Pope Benedict describes how beautiful art can lead to God
By David Kerr

.- Artistic beauty can lead the human heart to God, said Pope Benedict XVI at his Aug. 31 general audience.

“Art is capable of making visible our need to go beyond what we see and it reveals our thirst for infinite beauty, for God,” the Pope said to over 5,000 pilgrims at his summer residence of Castel Gandolfo, 15 miles to the south of Rome.

“Dear friends, I invite you to be open to beauty and to allow it to move you to prayer and praise of the Lord.”

The Pope explained how this “path of beauty” can be “an open door on the infinite” and is something experienced by all people, not merely by those who regard themselves as cultured.

He observed that when people stand before a sculpture or painting, read a few verses poetry or even listen to a song, everyone has “experienced deep within us an intimate emotion, a sense of joy.” This sensation, he said, is an interior recognition that says that was is being seen or heard is “not only mere matter” but “something bigger, something that speaks, capable of touching the heart, of communicating a message; of elevating the soul,” and leading people, ultimately, to God.

Pope Benedict also noted that there are “artistic expressions that are true paths to God, the supreme Beauty,” and that these works can “help nurture our relationship with Him in prayer. These are works that are born of faith and express faith.”

The Pope then illustrated his point using his own personal experience. He recalled attending a performance of the works of J.S. Bach, conducted by Leonard Bernstein, in Munich.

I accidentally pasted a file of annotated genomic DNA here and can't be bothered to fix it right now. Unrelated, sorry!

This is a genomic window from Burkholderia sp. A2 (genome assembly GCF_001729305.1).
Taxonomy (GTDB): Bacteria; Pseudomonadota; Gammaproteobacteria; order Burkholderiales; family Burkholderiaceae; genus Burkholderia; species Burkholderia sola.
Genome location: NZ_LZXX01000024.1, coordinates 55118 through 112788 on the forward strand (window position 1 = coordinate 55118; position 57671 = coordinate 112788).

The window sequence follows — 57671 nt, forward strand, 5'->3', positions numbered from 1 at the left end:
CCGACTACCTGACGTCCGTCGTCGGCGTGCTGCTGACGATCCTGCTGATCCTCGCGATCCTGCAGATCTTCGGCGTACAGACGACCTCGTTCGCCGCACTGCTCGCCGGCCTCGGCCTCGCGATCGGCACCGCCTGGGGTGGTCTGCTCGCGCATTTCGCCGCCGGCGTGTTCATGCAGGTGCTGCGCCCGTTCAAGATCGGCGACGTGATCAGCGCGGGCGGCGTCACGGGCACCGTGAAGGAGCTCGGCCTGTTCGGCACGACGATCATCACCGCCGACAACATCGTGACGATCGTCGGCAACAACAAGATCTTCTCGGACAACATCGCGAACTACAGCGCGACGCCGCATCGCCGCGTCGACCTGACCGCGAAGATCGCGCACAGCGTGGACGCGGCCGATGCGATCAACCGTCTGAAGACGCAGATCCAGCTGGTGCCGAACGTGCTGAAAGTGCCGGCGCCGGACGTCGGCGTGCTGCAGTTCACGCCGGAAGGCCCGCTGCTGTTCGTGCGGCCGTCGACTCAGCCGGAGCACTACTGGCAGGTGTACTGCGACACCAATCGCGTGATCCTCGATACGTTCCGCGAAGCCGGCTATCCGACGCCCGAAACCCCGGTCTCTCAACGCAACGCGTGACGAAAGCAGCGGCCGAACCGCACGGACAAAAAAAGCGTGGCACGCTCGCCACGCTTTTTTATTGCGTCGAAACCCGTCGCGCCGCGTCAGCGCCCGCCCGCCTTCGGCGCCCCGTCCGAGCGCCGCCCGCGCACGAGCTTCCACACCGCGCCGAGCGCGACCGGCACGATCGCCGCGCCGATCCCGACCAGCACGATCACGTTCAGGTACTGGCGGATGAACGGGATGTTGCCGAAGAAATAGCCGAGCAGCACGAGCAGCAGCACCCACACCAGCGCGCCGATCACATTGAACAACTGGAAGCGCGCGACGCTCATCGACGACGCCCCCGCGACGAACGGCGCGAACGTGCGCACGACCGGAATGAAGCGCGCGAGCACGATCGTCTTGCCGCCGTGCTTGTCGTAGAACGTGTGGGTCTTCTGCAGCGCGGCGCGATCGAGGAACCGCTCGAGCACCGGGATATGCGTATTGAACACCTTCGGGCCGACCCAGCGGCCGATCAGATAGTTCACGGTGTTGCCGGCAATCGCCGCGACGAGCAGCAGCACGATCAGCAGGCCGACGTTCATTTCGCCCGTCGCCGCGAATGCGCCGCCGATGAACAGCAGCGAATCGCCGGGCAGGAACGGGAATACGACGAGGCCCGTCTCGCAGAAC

“After the last piece of music, one of the Cantate, I felt, not by reasoning, but in my heart, that what I heard had conveyed to me truth, something of the truth of the great composer’s faith and this pressed me to praise and thank the Lord.”

The Pope said he was so moved by the experience that the turned to the Lutheran Bishop of Munich sitting next to him and exclaimed, “Hearing this we understand: it is true, true faith is so strong, and the beauty of it irresistibly expresses the presence of God's truth.”

The Pope also described how various artists themselves had observed the same in their own artwork. He recalled how the 20th century expressionist artist, Marc Chagall, once wrote “that for centuries painters have dipped their paintbrush in that colored alphabet that is the Bible.”

This is why forms, colors and light that are “the fruits of the faith of the artist,” such as painting or frescoes, can “direct our thoughts to God and nourish in us the desire to draw from the source of all beauty,” said the Pope.

One dramatic example Pope Benedict offered was the life of 19th century French poet and playwright Paul Claudel.

An anti-clericalist, he had attended Christmas Mass at the Basilica of Notre Dame in Paris in 1886 “in search of arguments against Christians.” Instead, Claudel was instantly converted to Catholicism by the beauty of the basilica choir’s as they sang the Magnifcat. The Pope described this moment as the grace of God working in his heart.

Pope Benedict concluded by inviting everybody “to rediscover the importance of this path for prayer, for our living relationship with God,” pointing out that most towns and cities across the world “preserve works of art that express the faith and remind us of our relationship with God.”

He said that visiting churches, art galleries and museums “is not only an occasion for cultural enrichment” but can also be “a moment of grace, an encouragement to strengthen our relationship and our dialogue with the Lord.”

It is “where we can to stop and contemplate, in the transition from simple external reality to a deeper reality, the ray of beauty that strikes us, that almost wounds us in our inner selves and invites us to rise towards God.”

Appropriately, the Pope’s comments come hours ahead of a classical concert being hosted in his honor at Castel Gandolfo. Various compositions by Cardinal Domenico Bartolucci, the Director of the Sistine Chapel Choir, will be performed by a combination of vocal soloists, choir and orchestra.

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